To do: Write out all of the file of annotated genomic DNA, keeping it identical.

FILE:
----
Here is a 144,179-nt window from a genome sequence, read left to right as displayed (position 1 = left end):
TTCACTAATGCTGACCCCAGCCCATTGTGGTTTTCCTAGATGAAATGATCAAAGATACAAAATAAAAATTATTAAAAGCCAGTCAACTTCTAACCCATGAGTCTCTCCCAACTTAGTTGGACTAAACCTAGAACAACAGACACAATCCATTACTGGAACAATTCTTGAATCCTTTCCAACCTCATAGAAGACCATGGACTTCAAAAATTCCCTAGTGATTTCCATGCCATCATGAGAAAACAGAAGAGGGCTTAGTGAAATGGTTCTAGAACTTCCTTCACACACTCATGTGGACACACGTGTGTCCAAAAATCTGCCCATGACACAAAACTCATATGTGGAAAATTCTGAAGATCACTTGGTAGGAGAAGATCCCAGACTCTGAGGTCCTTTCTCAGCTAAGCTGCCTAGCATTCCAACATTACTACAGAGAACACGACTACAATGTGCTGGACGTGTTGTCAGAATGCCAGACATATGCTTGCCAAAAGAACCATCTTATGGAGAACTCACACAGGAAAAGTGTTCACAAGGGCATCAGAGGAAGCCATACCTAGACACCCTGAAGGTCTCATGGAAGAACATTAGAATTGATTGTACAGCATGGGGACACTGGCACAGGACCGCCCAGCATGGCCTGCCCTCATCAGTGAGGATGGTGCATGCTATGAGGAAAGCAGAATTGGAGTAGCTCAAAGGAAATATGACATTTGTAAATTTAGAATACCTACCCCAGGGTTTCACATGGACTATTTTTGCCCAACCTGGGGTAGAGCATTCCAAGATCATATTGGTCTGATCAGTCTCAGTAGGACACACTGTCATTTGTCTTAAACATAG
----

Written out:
Here is a 144,179-nt window from a genome sequence, read left to right as displayed (position 1 = left end):
TTCACTAATGCTGACCCCAGCCCATTGTGGTTTTCCTAGATGAAATGATCAAAGATACAAAATAAAAATTATTAAAAGCCAGTCAACTTCTAACCCATGAGTCTCTCCCAACTTAGTTGGACTAAACCTAGAACAACAGACACAATCCATTACTGGAACAATTCTTGAATCCTTTCCAACCTCATAGAAGACCATGGACTTCAAAAATTCCCTAGTGATTTCCATGCCATCATGAGAAAACAGAAGAGGGCTTAGTGAAATGGTTCTAGAACTTCCTTCACACACTCATGTGGACACACGTGTGTCCAAAAATCTGCCCATGACACAAAACTCATATGTGGAAAATTCTGAAGATCACTTGGTAGGAGAAGATCCCAGACTCTGAGGTCCTTTCTCAGCTAAGCTGCCTAGCATTCCAACATTACTACAGAGAACACGACTACAATGTGCTGGACGTGTTGTCAGAATGCCAGACATATGCTTGCCAAAAGAACCATCTTATGGAGAACTCACACAGGAAAAGTGTTCACAAGGGCATCAGAGGAAGCCATACCTAGACACCCTGAAGGTCTCATGGAAGAACATTAGAATTGATTGTACAGCATGGGGACACTGGCACAGGACCGCCCAGCATGGCCTGCCCTCATCAGTGAGGATGGTGCATGCTATGAGGAAAGCAGAATTGGAGTAGCTCAAAGGAAATATGACATTTGTAAATTTAGAATACCTACCCCAGGGTTTCACATGGACTATTTTTGCCCAACCTGGGGTAGAGCATTCCAAGATCATATTGGTCTGATCAGTCTCAGTAGGACACACTGTCATTTGTCTTAAACATAG